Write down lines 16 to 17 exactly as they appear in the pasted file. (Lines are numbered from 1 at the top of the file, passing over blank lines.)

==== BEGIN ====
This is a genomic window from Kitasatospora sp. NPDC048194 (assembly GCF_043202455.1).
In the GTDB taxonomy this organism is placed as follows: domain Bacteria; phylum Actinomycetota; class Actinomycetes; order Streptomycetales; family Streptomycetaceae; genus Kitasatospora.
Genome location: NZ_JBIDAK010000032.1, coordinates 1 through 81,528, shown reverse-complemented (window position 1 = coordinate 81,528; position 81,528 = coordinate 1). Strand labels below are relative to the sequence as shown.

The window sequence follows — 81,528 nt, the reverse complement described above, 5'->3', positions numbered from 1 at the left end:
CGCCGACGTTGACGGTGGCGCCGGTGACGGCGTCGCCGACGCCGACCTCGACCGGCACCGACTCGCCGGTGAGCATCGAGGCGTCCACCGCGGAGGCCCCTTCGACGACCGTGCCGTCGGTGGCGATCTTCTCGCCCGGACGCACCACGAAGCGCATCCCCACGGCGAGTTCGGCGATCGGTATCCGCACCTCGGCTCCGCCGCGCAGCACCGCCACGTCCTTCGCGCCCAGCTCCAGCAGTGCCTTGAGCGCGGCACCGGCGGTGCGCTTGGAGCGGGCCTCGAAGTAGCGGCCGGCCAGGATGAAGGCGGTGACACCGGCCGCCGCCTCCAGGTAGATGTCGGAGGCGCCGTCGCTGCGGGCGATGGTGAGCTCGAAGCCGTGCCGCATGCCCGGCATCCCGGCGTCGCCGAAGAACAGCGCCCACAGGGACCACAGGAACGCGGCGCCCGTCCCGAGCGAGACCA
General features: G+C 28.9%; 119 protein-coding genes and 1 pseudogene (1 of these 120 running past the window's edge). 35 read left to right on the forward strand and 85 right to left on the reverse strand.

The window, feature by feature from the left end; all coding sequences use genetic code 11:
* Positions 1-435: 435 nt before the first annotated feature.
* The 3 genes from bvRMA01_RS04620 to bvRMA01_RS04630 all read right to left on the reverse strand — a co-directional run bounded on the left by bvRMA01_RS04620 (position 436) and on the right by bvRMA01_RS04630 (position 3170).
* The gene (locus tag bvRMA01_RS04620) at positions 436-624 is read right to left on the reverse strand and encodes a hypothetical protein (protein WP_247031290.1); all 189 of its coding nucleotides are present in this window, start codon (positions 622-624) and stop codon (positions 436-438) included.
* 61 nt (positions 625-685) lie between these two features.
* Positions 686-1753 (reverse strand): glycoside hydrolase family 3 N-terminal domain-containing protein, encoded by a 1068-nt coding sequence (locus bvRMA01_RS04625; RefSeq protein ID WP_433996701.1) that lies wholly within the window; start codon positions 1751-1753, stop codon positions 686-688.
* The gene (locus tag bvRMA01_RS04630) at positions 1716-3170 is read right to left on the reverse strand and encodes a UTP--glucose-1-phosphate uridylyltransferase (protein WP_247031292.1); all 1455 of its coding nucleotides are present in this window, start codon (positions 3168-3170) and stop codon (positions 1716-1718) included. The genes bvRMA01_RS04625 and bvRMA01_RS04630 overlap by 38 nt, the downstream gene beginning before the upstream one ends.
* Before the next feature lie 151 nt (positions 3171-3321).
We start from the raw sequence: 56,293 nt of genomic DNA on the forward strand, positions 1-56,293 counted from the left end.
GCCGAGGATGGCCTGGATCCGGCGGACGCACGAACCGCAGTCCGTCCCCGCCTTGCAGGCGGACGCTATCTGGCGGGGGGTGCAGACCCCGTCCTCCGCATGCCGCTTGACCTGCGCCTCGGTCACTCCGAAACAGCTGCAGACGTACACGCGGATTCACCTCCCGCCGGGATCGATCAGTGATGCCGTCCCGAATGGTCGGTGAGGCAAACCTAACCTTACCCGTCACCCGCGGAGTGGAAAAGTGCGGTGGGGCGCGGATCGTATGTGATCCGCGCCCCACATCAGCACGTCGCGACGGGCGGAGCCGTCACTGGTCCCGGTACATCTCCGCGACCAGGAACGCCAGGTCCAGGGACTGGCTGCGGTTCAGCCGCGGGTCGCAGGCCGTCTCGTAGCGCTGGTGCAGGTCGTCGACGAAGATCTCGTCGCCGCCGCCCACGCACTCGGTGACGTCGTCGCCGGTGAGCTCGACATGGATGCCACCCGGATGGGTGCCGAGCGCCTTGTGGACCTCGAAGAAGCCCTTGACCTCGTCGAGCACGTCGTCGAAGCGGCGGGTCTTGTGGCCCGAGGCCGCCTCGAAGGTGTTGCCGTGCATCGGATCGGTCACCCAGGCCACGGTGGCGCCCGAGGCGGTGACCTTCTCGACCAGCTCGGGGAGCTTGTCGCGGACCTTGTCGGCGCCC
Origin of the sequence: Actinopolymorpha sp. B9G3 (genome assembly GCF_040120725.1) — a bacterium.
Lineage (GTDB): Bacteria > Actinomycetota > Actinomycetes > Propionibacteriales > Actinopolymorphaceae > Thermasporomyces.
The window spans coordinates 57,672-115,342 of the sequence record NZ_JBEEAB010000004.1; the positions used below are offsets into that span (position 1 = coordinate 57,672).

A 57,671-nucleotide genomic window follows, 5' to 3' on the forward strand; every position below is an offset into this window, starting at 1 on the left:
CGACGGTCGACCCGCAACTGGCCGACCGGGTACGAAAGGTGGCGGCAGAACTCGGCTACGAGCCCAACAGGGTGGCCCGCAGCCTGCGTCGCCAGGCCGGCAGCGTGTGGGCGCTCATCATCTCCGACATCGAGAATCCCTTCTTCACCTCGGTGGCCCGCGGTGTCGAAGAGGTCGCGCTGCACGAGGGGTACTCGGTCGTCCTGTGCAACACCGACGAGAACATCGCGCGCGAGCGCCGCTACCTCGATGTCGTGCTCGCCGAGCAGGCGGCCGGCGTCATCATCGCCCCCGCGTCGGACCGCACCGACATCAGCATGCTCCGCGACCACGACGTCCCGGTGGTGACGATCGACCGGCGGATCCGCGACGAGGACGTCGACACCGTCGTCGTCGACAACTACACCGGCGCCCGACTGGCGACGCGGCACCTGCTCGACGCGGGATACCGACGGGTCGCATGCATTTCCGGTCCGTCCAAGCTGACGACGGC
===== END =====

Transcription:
GCCGAGGATGGCCTGGATCCGGCGGACGCACGAACCGCAGTCCGTCCCCGCCTTGCAGGCGGACGCTATCTGGCGGGGGGTGCAGACCCCGTCCTCCGCATGCCGCTTGACCTGCGCCTCGGTCACTCCGAAACAGCTGCAGACGTACACGCGGATTCACCTCCCGCCGGGATCGATCAGTGATGCCGTCCCGAATGGTCGGTGAGGCAAACCTAACCTTACCCGTCACCCGCGGAGTGGAAAAGTGCGGTGGGGCGCGGATCGTATGTGATCCGCGCCCCACATCAGCACGTCGCGACGGGCGGAGCCGTCACTGGTCCCGGTACATCTCCGCGACCAGGAACGCCAGGTCCAGGGACTGGCTGCGGTTCAGCCGCGGGTCGCAGGCCGTCTCGTAGCGCTGGTGCAGGTCGTCGACGAAGATCTCGTCGCCGCCGCCCACGCACTCGGTGACGTCGTCGCCGGTGAGCTCGACATGGATGCCACCCGGATGGGTGCCGAGCGCCTTGTGGACCTCGAAGAAGCCCTTGACCTCGTCGAGCACGTCGTCGAAGCGGCGGGTCTTGTGGCCCGAGGCCGCCTCGAAGGTGTTGCCGTGCATCGGATCGGTCACCCAGGCCACGGTGGCGCCCGAGGCGGTGACCTTCTCGACCAGCTCGGGGAGCTTGTCGCGGACCTTGTCGGCGCCC
Origin of the sequence: Actinopolymorpha sp. B9G3 (genome assembly GCF_040120725.1) — a bacterium.